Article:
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5 Ways to Follow Up with Students in Your Art Classes

Tags: student

The follow-up process for students is different than that for buyers and collectors.

Once someone has studied with you, they are likely to take additional classes from you, which means it’s just as important to follow up with students as it is with your collectors – if you want to grow your class sizes and offerings.

You have to show students that you care before, during, and after the program they enroll in.

Here are five ways to do that.

Kathy Johnson's Heavenly Umbrellas

©Kathy Johnson, Heavenly Umbrellas. Watercolor, 13 x 18 inches. Used with permission.

1. Ask for Evaluations and Testimonials

Evaluations can help you improve your offerings while showing students that you care about the experiences they’ve had with you. You’re asking to hear their opinions.

Evaluations can also be a source of testimonials for your programs – if you ask the questions the right way.

Keep your evaluation short. I suggest some variation of these three questions:

What did you most enjoy about this class?

What was your biggest accomplishment?

What are you still struggling with?

When you get an enthusiastic response, write back immediately for more details that might help make a powerful testimonial. The most effective testimonials are in this format:

 Before I took Sally’s class, I [this is how I was struggling]. Now,        [this is how my life/work has improved].

Polly Jones, Plums and Artichokes

©Polly Jones, Plums and Artichokes. Acrylic mixed media on canvas, 40 x 30 inches. Used with permission.

You don’t have to use the text exactly as it was written. You’ll get a stronger testimonial if you edit or rephrase what you have and send it back for approval to use as a testimonial.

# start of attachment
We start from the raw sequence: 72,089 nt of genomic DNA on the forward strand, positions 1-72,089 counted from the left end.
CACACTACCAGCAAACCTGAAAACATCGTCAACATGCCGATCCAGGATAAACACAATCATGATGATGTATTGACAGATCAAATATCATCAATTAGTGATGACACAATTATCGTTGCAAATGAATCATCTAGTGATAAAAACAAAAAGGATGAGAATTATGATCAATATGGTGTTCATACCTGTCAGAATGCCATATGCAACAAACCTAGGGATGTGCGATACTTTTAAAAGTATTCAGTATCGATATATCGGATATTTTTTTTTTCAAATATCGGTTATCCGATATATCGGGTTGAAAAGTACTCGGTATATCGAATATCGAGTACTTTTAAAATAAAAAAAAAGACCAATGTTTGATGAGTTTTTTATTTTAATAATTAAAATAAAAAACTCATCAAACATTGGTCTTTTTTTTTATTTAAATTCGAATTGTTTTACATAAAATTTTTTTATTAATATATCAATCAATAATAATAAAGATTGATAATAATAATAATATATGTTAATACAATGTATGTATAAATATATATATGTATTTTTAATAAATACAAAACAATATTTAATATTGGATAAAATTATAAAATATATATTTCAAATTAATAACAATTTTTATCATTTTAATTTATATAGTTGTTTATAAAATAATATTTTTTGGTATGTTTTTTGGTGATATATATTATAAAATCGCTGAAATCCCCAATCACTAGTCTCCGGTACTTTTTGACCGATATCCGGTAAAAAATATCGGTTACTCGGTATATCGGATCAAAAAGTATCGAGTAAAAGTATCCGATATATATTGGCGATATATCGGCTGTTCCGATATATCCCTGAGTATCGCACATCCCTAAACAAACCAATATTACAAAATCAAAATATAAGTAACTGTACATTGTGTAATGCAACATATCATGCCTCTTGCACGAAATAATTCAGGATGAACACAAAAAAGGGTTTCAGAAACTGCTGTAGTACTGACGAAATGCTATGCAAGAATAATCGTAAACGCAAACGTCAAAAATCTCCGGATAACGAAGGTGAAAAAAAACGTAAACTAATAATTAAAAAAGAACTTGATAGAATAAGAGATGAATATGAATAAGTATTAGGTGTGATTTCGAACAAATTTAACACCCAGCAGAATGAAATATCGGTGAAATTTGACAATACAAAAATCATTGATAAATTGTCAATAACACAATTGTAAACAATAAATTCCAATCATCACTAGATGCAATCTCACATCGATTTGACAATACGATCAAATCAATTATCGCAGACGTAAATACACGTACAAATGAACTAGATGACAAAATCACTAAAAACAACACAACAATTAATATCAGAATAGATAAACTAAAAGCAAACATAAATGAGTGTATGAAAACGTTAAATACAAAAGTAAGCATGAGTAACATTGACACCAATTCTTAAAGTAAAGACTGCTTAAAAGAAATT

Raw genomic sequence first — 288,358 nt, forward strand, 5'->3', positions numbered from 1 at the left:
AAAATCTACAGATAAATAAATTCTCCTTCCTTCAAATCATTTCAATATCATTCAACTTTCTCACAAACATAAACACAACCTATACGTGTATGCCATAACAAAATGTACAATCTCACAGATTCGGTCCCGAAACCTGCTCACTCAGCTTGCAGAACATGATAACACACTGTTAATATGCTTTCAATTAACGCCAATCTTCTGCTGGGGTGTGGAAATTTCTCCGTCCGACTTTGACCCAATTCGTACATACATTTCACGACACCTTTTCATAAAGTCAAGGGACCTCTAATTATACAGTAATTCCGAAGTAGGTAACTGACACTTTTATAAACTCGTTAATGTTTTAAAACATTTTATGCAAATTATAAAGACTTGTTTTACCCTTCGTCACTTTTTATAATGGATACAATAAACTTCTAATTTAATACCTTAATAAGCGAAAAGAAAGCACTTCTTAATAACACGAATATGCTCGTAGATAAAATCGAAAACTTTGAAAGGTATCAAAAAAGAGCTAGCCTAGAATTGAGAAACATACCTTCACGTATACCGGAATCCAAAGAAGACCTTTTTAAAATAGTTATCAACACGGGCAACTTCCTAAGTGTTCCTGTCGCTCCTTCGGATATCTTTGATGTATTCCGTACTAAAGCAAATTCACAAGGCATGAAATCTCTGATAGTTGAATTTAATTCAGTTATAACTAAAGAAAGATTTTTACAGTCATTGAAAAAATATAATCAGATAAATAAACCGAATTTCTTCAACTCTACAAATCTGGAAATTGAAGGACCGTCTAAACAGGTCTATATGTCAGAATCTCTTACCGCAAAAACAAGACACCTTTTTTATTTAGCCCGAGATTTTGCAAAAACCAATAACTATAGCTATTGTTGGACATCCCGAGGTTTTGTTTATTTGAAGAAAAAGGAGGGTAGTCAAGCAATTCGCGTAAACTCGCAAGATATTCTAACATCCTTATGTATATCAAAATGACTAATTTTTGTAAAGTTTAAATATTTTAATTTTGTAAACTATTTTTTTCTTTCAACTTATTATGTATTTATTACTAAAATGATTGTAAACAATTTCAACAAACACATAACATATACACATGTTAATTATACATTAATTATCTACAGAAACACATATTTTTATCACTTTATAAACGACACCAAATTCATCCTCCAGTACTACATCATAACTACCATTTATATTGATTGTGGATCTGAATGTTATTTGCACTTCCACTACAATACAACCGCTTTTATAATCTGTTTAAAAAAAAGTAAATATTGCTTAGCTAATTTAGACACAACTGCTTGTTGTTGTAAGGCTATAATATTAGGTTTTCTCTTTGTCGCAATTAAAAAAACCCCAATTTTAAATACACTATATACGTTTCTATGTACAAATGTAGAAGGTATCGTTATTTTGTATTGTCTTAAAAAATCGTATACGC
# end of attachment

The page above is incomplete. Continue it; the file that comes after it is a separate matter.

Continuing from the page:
One last thing: Always ask for permission to use someone’s name. Real names from real people are infinitely more powerful than anonymous testimonials.

2. Invite Students to Continue Working with You

Chances are good that your students love you. Don’t miss the opportunity to suggest what their next steps might be to keep working with you.

Perhaps they are ready for:

  • Another class
  • A live workshop
  • Private mentoring

Telling people how you can continue to support them goes beyond marketing. It’s being of service.

3. Use Real Mail When Appropriate

If you provide a variety of teaching levels, you don’t have the time to treat everyone equally. Consider the level of service you gave when planning your follow-up with a particular group or person.

Private students and clients always receive a higher level of attention from you than those in larger group programs. These are the people who paid more for your services and are likely to repeat their investment in the future.

You would do well to add special touches to your follow up for private students – touches such as handwritten thank-you notes or even gifts.

4. Extend Personal Gratitude

Send private emails or Facebook messages of gratitude to individuals who were especially active and attentive, who were helpful to other students, or who gave you a good testimonial.

Here are some other high-touch ideas:

  • Create a gratitude badge (a graphic JPG) that you can share on students’ Facebook profiles.
  • Brag on your best students on your own Facebook page.
  • Tweet student accomplishments.
  • Share student art on Instagram.

5. Share Helpful Tips & Resources

My favorite way to stay in touch with former students is to send them useful content.

They are my students because they trusted me to teach them specific knowledge. If I can give them more knowledge than what they signed up for, they’re likely to become bigger fans than if I gave the minimum required effort.

Honey Lea Gaydos, Close Buddies

©Honey Lea Gaydos, Close Buddies. Pastel on board, 12 x 12 inches. Used with permission.

Useful content is everywhere and might include:

  • A tip you’ve learned since the end of your program.
  • A new resource that just came out, such as an art material, business book, or app.
  • A link to an article you read or wrote that expands on a concept you taught or a question that arose in class.
  • Your new favorite podcast.

By the way, sending helpful tips and resources is also a great way to warm up a list of students that hasn’t heard from you in awhile.

Your Turn

How do you follow up with students?



This post first appeared on Art Biz, please read the originial post: here

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5 Ways to Follow Up with Students in Your Art Classes

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